September 10, 2004
Neiman Marcus vs. Saks Fifth Avenue
Is a complacent Neiman Marcus about to be schooled by a newly aggressive competitor in Saks Fifth Avenue, as each firm competes for dominion of the $62 billion luxury market?
Over the past decade, the Neiman Marcus Group has cornered the market on luxury goods, turning the business of selling expensive handbags, alligator pumps and Chanel suits into a fine art.
Now, its closest rival, Saks Fifth Avenue, which for years had been sidelined by poor management, is trying to make a comeback, setting the stage for a Gucciesque battle that could rock the fashion world.
The contest is poised to take on a uniquely personal twist, pitting two former colleagues — Burton Tansky, the CEO of Neiman Marcus, and Fred Wilson, who holds the corresponding position at Saks — against each other for command of the $62 billion luxury market.
The two men once worked side-by-side, as buyers in the early 1970s for Rike's, a Dayton, Ohio, department store that is part of the Federated Department Store chain.
The similarities end there.
Tansky, who at 66 is considered an elder statesman of the industry, has earned his fashion stripes many times over, first as president of Saks, then as CEO of the Neiman-owned Bergdorf Goodman store, and, now, as chief executive of the group, which includes the namesake department stores, an online business and the Kate Spade and Laura Mercier brands.
Known affectionately in the industry as a big teddy bear, Tansky has also drawn criticism from colleagues, who chastise him for a seeming complacency and old school ways, including a tendency to scold employees for spending too lavishly on lunch.
To his credit, Tansky has taken Neiman ever more upscale, making it the place to shop for the very wealthy, even as other department stores courted the middle market in the 1990s.
He is unapologetic about Neiman's exclusiveness, often remarking, "I like rich people."
Wilson, by contrast, eight years Tansky's junior, is more like a bulldog, compact and coiled with energy. Employees said he willingly throws out old ideas, and spends amply to make a statement, including a planned $150 million renovation of the Fifth Avenue flagship to be designed by Frank Gehry.
After toiling in relative obscurity for 19 years at DFS, the specialty retailing division of LVMH Moet Hennessy Louis Vuitton, Wilson only recently grabbed the attention of the fashion world when he was named CEO of Donna Karan International, another LVMH division, in 2002. He assumed his duties as CEO of Saks in January.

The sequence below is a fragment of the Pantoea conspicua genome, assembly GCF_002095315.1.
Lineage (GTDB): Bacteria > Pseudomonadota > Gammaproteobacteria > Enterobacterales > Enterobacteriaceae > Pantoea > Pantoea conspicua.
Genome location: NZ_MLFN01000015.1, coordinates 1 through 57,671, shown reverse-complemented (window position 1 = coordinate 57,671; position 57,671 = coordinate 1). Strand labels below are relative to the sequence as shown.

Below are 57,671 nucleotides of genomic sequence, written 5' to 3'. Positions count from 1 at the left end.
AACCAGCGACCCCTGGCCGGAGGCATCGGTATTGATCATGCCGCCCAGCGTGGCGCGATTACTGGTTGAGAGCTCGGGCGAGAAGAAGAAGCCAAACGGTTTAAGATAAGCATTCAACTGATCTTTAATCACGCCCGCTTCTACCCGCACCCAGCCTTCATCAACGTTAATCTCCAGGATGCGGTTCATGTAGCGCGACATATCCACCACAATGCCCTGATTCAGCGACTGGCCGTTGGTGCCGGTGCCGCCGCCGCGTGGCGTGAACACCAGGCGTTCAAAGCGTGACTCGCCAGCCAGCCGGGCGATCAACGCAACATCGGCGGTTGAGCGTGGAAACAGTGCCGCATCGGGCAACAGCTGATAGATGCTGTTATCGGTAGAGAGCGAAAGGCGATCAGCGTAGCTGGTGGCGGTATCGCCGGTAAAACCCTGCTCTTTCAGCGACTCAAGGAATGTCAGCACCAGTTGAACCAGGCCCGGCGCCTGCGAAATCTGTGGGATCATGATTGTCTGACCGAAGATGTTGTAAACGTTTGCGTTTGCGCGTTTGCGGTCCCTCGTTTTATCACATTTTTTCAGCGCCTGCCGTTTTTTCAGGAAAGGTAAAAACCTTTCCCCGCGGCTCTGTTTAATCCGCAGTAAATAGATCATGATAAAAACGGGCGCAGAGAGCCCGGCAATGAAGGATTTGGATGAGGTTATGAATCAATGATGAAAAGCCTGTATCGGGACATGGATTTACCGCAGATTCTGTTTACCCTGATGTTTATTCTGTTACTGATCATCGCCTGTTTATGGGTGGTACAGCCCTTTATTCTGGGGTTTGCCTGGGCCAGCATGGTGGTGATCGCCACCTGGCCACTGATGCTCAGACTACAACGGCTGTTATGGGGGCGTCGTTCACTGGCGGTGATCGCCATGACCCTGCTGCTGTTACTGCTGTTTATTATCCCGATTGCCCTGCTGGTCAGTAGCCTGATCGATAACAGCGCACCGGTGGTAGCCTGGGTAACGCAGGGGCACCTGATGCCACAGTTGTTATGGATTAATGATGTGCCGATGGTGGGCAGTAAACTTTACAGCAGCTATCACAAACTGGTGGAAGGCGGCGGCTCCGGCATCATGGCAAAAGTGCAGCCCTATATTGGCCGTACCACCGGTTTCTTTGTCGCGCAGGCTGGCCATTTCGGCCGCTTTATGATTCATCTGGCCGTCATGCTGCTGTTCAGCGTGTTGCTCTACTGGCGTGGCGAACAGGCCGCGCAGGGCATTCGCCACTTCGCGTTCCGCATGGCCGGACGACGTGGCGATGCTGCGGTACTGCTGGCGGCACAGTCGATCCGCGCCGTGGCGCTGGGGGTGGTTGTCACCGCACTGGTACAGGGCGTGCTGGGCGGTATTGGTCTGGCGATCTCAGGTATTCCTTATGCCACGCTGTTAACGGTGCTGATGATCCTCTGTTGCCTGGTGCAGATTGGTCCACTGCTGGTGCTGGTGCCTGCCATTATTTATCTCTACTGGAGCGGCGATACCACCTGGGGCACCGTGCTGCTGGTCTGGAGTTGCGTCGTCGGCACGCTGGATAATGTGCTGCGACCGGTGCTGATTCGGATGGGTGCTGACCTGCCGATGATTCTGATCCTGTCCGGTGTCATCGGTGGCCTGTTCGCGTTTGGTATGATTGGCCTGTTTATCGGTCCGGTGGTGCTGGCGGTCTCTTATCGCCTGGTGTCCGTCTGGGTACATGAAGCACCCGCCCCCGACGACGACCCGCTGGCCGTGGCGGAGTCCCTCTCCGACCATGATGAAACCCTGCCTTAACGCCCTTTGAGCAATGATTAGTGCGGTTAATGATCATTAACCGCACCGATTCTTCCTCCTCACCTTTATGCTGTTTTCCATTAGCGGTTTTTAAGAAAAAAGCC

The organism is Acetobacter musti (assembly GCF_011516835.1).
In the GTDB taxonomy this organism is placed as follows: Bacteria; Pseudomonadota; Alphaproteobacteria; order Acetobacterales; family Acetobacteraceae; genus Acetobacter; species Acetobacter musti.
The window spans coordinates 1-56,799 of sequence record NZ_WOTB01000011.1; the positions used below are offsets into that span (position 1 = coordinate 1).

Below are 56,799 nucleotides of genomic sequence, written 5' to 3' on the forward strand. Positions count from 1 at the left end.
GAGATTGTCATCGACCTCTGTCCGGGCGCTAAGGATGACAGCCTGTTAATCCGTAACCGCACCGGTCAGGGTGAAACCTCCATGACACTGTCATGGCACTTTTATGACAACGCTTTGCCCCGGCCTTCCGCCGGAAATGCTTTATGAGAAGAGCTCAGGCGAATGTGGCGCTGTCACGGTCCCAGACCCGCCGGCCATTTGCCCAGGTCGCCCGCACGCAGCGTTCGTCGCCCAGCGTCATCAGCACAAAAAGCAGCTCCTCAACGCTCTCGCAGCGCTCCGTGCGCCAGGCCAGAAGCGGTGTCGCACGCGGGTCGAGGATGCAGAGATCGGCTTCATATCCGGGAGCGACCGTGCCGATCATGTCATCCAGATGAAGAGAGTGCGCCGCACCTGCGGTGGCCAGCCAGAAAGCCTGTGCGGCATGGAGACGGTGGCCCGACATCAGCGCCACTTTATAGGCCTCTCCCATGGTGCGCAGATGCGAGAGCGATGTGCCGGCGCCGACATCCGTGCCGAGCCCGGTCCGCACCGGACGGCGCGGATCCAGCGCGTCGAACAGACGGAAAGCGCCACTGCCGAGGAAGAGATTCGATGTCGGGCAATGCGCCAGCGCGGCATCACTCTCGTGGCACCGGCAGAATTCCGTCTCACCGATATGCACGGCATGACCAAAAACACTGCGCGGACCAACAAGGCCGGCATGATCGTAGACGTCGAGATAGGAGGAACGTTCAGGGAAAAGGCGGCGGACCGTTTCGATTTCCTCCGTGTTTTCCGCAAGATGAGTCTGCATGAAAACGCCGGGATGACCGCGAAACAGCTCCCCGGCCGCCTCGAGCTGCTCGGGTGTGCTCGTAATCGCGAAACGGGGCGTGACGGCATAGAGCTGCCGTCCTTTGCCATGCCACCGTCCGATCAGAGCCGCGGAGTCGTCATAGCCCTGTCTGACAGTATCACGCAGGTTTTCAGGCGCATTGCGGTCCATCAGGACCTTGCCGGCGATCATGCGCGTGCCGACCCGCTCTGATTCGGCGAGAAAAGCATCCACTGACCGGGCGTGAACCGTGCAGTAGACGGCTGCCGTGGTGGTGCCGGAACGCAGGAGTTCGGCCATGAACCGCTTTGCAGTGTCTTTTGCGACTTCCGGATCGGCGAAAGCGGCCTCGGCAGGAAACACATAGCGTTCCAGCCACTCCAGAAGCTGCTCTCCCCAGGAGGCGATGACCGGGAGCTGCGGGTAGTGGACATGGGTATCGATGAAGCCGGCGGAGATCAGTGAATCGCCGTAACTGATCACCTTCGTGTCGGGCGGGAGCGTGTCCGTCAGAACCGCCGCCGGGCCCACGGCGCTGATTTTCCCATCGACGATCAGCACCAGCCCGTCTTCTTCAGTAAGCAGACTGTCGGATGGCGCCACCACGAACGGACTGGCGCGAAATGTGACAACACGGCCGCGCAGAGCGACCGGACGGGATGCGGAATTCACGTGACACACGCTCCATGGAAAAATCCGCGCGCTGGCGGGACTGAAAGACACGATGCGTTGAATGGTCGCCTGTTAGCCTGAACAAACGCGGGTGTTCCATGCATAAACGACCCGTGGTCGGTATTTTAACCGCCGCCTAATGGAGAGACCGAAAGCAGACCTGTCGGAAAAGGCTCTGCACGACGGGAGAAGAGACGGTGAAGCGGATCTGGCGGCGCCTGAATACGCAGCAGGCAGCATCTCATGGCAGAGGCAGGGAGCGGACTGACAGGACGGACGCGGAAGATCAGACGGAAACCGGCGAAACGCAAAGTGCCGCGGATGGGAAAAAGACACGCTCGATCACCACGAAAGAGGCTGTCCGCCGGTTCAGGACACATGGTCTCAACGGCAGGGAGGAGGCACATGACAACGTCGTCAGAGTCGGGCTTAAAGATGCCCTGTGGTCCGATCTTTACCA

"There's a competitive rivalry that goes back to the days of Rike's," said one executive who knows both men. "Here they are 35 years later going head-to-head. It could be a war zone out there."
Tansky was unavailable to comment.
Wilson would say only that he is too focused on his company to worry about the competition.
Like good ambassadors, both Tansky and Wilson are scheduled to make selected appearances in the tents of Bryant Park for Fashion Week, helping to promote the image of their respective stores and confer with buyers.
Saks has been criticized in the past for lacking a specific viewpoint, a problem Wilson and his team have begun to address, sources said.
In a strategy that more closely mimics Neiman's approach, buyers now have the leeway to stock up on key looks, these people said. In the past, Saks buyers often acted more like accountants, using their spreadsheets rather than their instincts to make decisions.
Some apparel manufacturers said they are noticing a difference.
"I've seen a much more aggressive approach to the Saks Fifth Avenue buys," said Michelle Stein, senior vice president of sales and marketing for Aeffe USA, which sells clothes under the Moschino and Narciso Rodriguez names, among others.
Buoyed by a resurgence in luxury goods, Saks reported a 17.2 percent increase in sales at stores open at least a year in the most recent quarter. Neiman reported a 10.2 percent jump for the comparable period.
Still, observers like retail analyst Maggie Gilliam said the contest remains too close to call.
One major disadvantage facing Saks, observers said, is a sales staff that has become increasingly less service oriented over the years.
By contrast, sales people at Neiman are famed for their ability to woo customers, often calling them at home when new designer shipments arrive in stores.
Neiman executives, for their part, seem unfazed by the changes at Saks.
"Neiman executives think Saks is crazy, making big orders that they'll never sell," said one Neiman insider. "But they're making a mistake in not taking Saks seriously."
- ArikPosted by Arik Johnson at September 10, 2004 04:03 PM | TrackBack